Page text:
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Discuss: Eric Roberts Says 'The Dark Knight' Didn't "Educate, Enlighten, Move, Comfort" -- Is He Right?

Photo of Kevin Jagernauth By Kevin Jagernauth | The Playlist March 26, 2012 at 11:45AM

A few of years ago, fanboys got in a hullabaloo when Christopher Nolan's "The Dark Knight" -- the box office smash and critical favorite which wound up on numerous top ten lists of 2008 -- missed out on Best Picture and Best Director nominations at the Oscars. Unofficially, the snub is seen as one of the major reasons the Academy expanded the field in the Best Picture category in 2009. But now that we have hindsight behind us, was "The Dark Knight" really one of the great movies of that year? Or just a supremely above average piece of popcorn entertainment? According to Eric Roberts, it's more than latter.
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Eric Roberts The Dark Knight

A few of years ago, fanboys got in a hullabaloo when Christopher Nolan's "The Dark Knight" -- the box office smash and critical favorite which wound up on numerous top ten lists of 2008 -- missed out on Best Picture and Best Director nominations at the Oscars. Unofficially, the snub is seen as one of the major reasons the Academy expanded the field in the Best Picture category in 2009. But in hindsight, was "The Dark Knight" really one of the great movies of that year? Or just a supremely above average piece of popcorn entertainment? According to Eric Roberts, it's more than latter.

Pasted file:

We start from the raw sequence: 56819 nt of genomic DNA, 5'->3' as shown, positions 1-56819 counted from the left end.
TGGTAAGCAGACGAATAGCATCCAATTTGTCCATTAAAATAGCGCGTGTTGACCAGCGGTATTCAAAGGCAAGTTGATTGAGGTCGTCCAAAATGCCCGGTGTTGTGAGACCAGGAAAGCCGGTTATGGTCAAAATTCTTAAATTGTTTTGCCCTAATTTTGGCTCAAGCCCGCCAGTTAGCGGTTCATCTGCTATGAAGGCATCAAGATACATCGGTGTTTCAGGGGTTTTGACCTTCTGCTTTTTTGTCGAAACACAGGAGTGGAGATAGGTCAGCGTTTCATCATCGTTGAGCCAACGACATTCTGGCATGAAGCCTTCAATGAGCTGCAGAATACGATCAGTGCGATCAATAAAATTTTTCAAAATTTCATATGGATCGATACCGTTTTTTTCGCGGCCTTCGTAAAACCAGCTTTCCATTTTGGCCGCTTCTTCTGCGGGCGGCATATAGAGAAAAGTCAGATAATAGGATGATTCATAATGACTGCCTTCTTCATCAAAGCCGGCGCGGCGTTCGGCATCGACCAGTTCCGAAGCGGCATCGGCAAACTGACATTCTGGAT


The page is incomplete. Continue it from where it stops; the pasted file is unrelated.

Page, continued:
Talking with the Detroit Free Press, the actor, who played the gangster Maroni in the movie, reflected on what the Batman films are to him. "What do you get out of a Batman movie? You get entertainment, that's true. But what do you get to take home with you in your heart or your mind? It's questionable for me. When a movie costs that much, so many movies don't get made that can educate, enlighten, move, comfort," he explained. "Batman didn't do any of those things that I named, for me, anyway, even though I enjoyed watching it."

Indeed, he has nothing but praise for Nolan saying, "He's a real winner and he knows what he wants every second of every day." But Roberts kind of does have a point.

While "The Dark Knight" will go down as one of the best comic movies of all time, and certainly as high a calibre of popcorn entertainment as it gets, this writer would agree that we'd struggle to call the film "moving" or "enlightening" (one could argue "Inception" has a much richer emotional core). Whether a movie needs to "educate" or "comfort" is a different kind of debate that we'll leave for another time.

But does a movie need to have an emotional center to rank among the greats or can entertainment combined with intelligence and a fresh approach be more than enough? Do you agree with Roberts assessment of Nolan's Batman movies? Can the final chapter of "The Dark Knight Rises" raise the bar yet again and bring the dramatic elements that have been missing thus far? Weigh in below.

This article is related to: Eric Roberts, The Dark Knight


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